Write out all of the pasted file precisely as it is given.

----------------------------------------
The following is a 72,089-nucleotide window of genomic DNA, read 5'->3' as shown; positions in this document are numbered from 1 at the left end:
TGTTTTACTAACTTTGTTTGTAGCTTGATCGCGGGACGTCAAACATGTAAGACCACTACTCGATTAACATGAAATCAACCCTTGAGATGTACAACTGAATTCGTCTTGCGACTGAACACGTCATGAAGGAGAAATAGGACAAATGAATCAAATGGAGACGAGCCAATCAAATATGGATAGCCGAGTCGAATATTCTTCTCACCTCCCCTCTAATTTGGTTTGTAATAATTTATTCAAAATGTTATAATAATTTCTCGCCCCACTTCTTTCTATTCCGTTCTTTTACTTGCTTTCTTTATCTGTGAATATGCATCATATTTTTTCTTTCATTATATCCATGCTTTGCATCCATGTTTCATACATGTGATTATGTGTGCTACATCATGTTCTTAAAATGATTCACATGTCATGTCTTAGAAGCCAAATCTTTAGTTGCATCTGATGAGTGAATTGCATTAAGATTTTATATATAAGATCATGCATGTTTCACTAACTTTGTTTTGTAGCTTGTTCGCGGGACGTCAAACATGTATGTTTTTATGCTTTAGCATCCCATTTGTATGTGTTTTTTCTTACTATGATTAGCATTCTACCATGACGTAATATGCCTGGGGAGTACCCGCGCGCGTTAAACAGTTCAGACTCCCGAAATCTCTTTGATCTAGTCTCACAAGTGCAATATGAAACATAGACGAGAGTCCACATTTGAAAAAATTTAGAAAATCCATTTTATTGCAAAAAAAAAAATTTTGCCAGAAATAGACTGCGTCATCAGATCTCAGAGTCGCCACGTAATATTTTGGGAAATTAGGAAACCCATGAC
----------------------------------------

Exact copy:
The following is a 72,089-nucleotide window of genomic DNA, read 5'->3' as shown; positions in this document are numbered from 1 at the left end:
TGTTTTACTAACTTTGTTTGTAGCTTGATCGCGGGACGTCAAACATGTAAGACCACTACTCGATTAACATGAAATCAACCCTTGAGATGTACAACTGAATTCGTCTTGCGACTGAACACGTCATGAAGGAGAAATAGGACAAATGAATCAAATGGAGACGAGCCAATCAAATATGGATAGCCGAGTCGAATATTCTTCTCACCTCCCCTCTAATTTGGTTTGTAATAATTTATTCAAAATGTTATAATAATTTCTCGCCCCACTTCTTTCTATTCCGTTCTTTTACTTGCTTTCTTTATCTGTGAATATGCATCATATTTTTTCTTTCATTATATCCATGCTTTGCATCCATGTTTCATACATGTGATTATGTGTGCTACATCATGTTCTTAAAATGATTCACATGTCATGTCTTAGAAGCCAAATCTTTAGTTGCATCTGATGAGTGAATTGCATTAAGATTTTATATATAAGATCATGCATGTTTCACTAACTTTGTTTTGTAGCTTGTTCGCGGGACGTCAAACATGTATGTTTTTATGCTTTAGCATCCCATTTGTATGTGTTTTTTCTTACTATGATTAGCATTCTACCATGACGTAATATGCCTGGGGAGTACCCGCGCGCGTTAAACAGTTCAGACTCCCGAAATCTCTTTGATCTAGTCTCACAAGTGCAATATGAAACATAGACGAGAGTCCACATTTGAAAAAATTTAGAAAATCCATTTTATTGCAAAAAAAAAAATTTTGCCAGAAATAGACTGCGTCATCAGATCTCAGAGTCGCCACGTAATATTTTGGGAAATTAGGAAACCCATGAC